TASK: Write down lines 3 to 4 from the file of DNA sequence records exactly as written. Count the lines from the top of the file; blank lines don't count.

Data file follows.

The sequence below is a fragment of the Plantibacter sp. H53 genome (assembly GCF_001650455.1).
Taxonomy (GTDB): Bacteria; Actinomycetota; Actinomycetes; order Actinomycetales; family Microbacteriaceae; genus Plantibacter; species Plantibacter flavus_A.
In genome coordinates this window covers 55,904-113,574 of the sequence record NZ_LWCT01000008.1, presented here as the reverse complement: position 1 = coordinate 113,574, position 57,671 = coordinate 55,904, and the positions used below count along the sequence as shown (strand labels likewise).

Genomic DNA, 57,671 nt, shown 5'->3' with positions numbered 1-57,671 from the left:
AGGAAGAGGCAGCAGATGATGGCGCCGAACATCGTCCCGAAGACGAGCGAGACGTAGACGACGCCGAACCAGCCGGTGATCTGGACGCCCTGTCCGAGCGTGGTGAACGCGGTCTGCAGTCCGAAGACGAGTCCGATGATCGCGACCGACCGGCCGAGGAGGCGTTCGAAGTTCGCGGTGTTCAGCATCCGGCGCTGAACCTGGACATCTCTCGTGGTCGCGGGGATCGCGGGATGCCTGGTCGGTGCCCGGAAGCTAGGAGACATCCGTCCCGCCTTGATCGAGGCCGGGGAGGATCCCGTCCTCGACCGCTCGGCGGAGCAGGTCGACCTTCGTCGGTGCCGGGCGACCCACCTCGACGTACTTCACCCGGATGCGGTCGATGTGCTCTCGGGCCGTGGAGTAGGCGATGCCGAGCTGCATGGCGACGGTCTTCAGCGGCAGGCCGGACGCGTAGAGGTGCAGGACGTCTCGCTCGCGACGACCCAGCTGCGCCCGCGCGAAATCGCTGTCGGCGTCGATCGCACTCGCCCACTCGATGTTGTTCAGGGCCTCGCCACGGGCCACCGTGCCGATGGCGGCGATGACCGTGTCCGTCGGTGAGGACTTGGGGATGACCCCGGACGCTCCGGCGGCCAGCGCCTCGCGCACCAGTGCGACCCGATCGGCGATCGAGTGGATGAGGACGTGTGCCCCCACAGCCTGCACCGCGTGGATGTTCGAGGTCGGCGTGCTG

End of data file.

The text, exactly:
In genome coordinates this window covers 55,904-113,574 of the sequence record NZ_LWCT01000008.1, presented here as the reverse complement: position 1 = coordinate 113,574, position 57,671 = coordinate 55,904, and the positions used below count along the sequence as shown (strand labels likewise).

Genomic DNA, 57,671 nt, shown 5'->3' with positions numbered 1-57,671 from the left: